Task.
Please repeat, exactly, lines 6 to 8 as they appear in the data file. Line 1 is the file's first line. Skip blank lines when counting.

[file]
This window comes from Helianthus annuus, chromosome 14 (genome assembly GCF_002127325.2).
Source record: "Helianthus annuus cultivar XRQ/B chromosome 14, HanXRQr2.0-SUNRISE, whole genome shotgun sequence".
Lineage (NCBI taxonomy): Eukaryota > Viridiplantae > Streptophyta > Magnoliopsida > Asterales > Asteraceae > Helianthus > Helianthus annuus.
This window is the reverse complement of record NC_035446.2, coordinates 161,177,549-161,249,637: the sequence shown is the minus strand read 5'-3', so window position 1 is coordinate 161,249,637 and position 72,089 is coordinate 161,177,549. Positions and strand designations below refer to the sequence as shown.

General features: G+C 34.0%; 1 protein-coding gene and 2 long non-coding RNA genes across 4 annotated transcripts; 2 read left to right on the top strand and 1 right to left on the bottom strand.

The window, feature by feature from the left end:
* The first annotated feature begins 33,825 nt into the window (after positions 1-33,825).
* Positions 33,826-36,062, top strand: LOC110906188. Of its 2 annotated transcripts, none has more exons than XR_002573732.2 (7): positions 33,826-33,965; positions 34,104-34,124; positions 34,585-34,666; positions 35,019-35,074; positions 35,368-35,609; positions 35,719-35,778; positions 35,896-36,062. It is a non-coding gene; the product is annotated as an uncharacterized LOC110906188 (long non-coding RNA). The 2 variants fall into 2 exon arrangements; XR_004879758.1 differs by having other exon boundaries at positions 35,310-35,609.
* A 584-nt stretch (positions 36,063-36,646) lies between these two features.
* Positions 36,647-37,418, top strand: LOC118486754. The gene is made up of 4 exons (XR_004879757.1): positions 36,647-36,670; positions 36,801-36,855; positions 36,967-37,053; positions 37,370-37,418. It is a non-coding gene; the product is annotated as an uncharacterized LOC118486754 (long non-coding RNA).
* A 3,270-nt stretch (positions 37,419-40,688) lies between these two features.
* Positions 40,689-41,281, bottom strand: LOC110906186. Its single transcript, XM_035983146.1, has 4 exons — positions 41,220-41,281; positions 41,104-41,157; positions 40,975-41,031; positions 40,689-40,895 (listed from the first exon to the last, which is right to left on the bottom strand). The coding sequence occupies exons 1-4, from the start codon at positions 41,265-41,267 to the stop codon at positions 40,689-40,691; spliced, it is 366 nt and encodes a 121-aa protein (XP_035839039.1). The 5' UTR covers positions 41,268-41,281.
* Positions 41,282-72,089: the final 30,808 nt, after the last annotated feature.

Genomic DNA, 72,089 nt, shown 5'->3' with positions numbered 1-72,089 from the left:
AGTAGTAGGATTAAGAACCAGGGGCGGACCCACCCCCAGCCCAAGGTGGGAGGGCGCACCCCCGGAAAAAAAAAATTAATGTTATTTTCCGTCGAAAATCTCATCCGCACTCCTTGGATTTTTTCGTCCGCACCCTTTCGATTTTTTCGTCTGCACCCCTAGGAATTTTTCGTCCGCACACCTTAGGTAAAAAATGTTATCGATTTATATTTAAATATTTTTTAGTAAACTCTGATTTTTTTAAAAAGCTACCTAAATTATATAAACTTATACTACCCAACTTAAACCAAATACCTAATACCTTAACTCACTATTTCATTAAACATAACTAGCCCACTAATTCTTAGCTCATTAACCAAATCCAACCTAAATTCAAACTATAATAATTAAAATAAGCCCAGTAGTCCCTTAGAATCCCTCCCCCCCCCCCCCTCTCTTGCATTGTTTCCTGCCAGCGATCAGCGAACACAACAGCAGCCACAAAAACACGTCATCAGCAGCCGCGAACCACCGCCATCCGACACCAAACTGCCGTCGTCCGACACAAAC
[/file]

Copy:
The window, feature by feature from the left end:
* The first annotated feature begins 33,825 nt into the window (after positions 1-33,825).
* Positions 33,826-36,062, top strand: LOC110906188. Of its 2 annotated transcripts, none has more exons than XR_002573732.2 (7): positions 33,826-33,965; positions 34,104-34,124; positions 34,585-34,666; positions 35,019-35,074; positions 35,368-35,609; positions 35,719-35,778; positions 35,896-36,062. It is a non-coding gene; the product is annotated as an uncharacterized LOC110906188 (long non-coding RNA). The 2 variants fall into 2 exon arrangements; XR_004879758.1 differs by having other exon boundaries at positions 35,310-35,609.